• But meeting on Friday with Secretary LaHood

7. Stable and Vital Neighborhoods

  • Some mechanism to ride through the successful tsunamis that have rolled through Detroit neighborhoods – foreclosures, abandonment, population declines

  • Detroit Neighborhood Forum – all banks, foundations, neighborhood community development intermediaries

  • Attempts to coordinate the response of the philanthropic, nonprofit and banking sectors led to the work with the hospitals and Wayne State to invest in Midtown, to the creation of an office of Foreclosure Prevention, to Data Driven Detroit as a one-stop, highly competent place to assemble, analyze and distribute demographic, economic development, human development and other data essential for us to understand where we are and the challenges we face.

8. Redesign of Education

  • The complexity of the current elementary and secondary educational environment is staggering following the governor’s General Motors-like decision labeling the high performing schools the Detroit Public Schools, the lower-performing schools an Educational Recovery District and expanding the number of schools that can be chartered. Add to that two creations of philanthropy – the High School Accelerator (intended to accelerate the formation of high quality high schools) and Excellent Schools Detroit (a body that evaluates the performance of schools) – and you have so many moving parts that it’s hard to know what education reform would look like, even if it were possible.

  • Kresge has commissioned a Boston-based firm that has been instrumental in the redesign of the Washington, New Orleans and Boston schools to help sort this out and try to determine where the leverage points are.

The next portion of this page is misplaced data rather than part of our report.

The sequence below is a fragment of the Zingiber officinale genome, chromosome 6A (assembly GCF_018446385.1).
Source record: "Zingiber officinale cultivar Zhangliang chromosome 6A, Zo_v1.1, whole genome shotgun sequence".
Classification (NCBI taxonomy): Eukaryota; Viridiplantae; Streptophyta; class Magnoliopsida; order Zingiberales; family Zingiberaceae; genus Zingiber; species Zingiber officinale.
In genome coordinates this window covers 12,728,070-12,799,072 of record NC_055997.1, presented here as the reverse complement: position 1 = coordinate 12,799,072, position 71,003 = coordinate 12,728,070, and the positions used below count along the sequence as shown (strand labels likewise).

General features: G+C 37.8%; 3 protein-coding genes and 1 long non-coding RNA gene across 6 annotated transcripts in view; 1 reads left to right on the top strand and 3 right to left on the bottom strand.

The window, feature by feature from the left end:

9.  Sustainable, Robust Arts Ecology

  • Sometimes tempting to think of the arts as a frill during times of economic duress. It is just the opposite. Artists help create community vitality, give outlets for expression of hope, are pioneers in moving into places others have left to die and create an environment of dynamism, entrepreneurialism and creativity that is an essential magnet for young people to come to Detroit and stay.

  • Think of all the positive nonautomobile media attention Detroit has received over the last three years, and a very large slice of it is traceable to the arts and cultural community. The reports are about an emerging climate of energy and creative risk-taking, the possibilities of young people shaping the next generation of hip urban life in Detroit. Visual artists, musicians, writers, performance artists. It’s what people talk to me about when I’m in New York or Miami.

  • Philanthropy has been central to creating that buzz: through support for arts organizations; through individual artist fellowships; through the ArtX celebration; through the support of the major institutions’ efforts to navigate through the recession. And in many other ways. It is a remarkable success story.